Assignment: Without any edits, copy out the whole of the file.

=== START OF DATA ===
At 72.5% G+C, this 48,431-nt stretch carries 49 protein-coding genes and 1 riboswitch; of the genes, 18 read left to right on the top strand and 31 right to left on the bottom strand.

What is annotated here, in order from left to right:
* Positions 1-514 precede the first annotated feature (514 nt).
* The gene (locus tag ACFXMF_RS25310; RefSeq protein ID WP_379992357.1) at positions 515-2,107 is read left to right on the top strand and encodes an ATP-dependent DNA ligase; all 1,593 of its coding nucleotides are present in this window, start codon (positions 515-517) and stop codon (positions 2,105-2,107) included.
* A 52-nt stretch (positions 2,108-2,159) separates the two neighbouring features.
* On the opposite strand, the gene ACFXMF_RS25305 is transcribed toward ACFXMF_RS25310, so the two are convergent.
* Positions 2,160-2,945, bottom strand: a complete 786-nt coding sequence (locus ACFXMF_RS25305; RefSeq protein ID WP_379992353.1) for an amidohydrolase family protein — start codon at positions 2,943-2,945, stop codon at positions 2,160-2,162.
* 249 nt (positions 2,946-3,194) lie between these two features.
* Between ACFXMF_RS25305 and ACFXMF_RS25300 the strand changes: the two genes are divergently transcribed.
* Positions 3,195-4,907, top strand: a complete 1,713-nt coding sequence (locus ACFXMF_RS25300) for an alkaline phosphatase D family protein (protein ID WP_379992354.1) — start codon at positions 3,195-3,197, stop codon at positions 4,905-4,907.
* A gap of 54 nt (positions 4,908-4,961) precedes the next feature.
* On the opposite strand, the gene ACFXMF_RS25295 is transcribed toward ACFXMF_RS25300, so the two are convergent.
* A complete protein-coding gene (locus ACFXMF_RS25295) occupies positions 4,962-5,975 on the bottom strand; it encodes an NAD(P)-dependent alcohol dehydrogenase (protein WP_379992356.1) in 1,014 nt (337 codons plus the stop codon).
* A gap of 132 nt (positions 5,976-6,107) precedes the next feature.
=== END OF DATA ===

At 72.5% G+C, this 48,431-nt stretch carries 49 protein-coding genes and 1 riboswitch; of the genes, 18 read left to right on the top strand and 31 right to left on the bottom strand.

What is annotated here, in order from left to right:
* Positions 1-514 precede the first annotated feature (514 nt).
* The gene (locus tag ACFXMF_RS25310; RefSeq protein ID WP_379992357.1) at positions 515-2,107 is read left to right on the top strand and encodes an ATP-dependent DNA ligase; all 1,593 of its coding nucleotides are present in this window, start codon (positions 515-517) and stop codon (positions 2,105-2,107) included.
* A 52-nt stretch (positions 2,108-2,159) separates the two neighbouring features.
* On the opposite strand, the gene ACFXMF_RS25305 is transcribed toward ACFXMF_RS25310, so the two are convergent.
* Positions 2,160-2,945, bottom strand: a complete 786-nt coding sequence (locus ACFXMF_RS25305; RefSeq protein ID WP_379992353.1) for an amidohydrolase family protein — start codon at positions 2,943-2,945, stop codon at positions 2,160-2,162.
* 249 nt (positions 2,946-3,194) lie between these two features.
* Between ACFXMF_RS25305 and ACFXMF_RS25300 the strand changes: the two genes are divergently transcribed.
* Positions 3,195-4,907, top strand: a complete 1,713-nt coding sequence (locus ACFXMF_RS25300) for an alkaline phosphatase D family protein (protein ID WP_379992354.1) — start codon at positions 3,195-3,197, stop codon at positions 4,905-4,907.
* A gap of 54 nt (positions 4,908-4,961) precedes the next feature.
* On the opposite strand, the gene ACFXMF_RS25295 is transcribed toward ACFXMF_RS25300, so the two are convergent.
* A complete protein-coding gene (locus ACFXMF_RS25295) occupies positions 4,962-5,975 on the bottom strand; it encodes an NAD(P)-dependent alcohol dehydrogenase (protein WP_379992356.1) in 1,014 nt (337 codons plus the stop codon).
* A gap of 132 nt (positions 5,976-6,107) precedes the next feature.